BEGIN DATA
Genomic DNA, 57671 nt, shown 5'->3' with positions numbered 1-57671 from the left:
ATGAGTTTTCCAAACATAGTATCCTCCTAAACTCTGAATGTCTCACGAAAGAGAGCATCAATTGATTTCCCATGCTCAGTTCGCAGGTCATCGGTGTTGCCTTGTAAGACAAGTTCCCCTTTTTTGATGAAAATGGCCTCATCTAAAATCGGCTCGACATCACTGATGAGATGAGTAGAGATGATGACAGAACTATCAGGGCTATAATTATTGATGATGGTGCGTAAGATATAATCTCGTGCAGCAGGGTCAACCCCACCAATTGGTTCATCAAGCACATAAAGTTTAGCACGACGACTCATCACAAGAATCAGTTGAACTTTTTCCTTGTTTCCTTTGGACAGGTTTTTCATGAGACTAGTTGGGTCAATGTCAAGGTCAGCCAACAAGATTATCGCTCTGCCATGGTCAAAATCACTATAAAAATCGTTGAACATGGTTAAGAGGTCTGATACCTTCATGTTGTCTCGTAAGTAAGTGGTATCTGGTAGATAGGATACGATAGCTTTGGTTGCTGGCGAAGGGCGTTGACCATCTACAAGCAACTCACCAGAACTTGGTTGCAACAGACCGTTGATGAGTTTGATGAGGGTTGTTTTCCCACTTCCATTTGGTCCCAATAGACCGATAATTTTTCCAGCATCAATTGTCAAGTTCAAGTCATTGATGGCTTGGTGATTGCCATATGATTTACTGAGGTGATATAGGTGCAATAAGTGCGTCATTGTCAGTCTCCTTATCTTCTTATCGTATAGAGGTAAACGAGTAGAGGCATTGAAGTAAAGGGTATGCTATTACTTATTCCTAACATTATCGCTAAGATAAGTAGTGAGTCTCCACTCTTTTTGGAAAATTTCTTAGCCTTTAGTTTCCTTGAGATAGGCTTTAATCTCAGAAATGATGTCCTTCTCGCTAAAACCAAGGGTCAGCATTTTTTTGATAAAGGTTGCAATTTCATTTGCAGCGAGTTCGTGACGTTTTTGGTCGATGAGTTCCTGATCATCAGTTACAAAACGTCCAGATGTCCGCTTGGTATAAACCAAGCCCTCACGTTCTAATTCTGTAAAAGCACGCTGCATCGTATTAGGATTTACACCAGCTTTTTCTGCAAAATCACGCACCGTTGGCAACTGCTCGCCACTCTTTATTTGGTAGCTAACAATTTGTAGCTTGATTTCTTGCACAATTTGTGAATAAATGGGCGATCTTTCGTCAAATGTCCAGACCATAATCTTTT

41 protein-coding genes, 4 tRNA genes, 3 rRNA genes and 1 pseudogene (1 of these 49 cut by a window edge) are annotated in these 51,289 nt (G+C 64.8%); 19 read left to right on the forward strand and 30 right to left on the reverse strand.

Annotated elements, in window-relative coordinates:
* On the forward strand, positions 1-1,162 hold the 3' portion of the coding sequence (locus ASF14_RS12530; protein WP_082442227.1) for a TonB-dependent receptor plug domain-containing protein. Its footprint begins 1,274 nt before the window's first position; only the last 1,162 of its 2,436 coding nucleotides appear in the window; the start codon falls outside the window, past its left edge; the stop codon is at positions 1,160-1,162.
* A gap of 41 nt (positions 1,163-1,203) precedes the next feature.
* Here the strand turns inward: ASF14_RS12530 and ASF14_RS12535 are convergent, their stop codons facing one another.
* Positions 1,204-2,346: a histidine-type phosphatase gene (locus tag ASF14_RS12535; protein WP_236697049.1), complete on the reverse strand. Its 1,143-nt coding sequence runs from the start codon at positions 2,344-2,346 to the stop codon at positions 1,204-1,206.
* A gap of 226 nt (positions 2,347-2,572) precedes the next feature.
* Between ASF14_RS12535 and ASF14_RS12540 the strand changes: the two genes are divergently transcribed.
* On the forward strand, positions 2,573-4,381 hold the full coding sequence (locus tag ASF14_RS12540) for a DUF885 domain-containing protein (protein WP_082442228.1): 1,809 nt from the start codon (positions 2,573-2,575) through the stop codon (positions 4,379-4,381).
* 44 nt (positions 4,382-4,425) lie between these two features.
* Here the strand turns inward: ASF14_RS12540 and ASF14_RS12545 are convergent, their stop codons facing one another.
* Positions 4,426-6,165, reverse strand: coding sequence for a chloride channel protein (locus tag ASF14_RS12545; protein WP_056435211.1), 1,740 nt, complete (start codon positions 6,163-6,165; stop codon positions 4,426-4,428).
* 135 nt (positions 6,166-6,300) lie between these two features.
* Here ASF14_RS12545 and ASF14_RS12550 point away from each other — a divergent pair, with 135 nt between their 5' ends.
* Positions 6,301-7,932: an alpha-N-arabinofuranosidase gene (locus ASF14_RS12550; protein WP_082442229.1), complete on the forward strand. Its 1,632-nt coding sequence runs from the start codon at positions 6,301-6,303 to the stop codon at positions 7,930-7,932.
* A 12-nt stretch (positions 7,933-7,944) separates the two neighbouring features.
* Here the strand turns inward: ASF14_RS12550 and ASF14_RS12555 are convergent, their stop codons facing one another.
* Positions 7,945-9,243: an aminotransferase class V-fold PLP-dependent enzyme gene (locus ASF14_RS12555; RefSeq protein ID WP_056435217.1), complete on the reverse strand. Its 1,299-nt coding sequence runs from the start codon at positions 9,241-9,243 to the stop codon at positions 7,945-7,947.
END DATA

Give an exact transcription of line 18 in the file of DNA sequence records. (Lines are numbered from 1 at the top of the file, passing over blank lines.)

* A 12-nt stretch (positions 7,933-7,944) separates the two neighbouring features.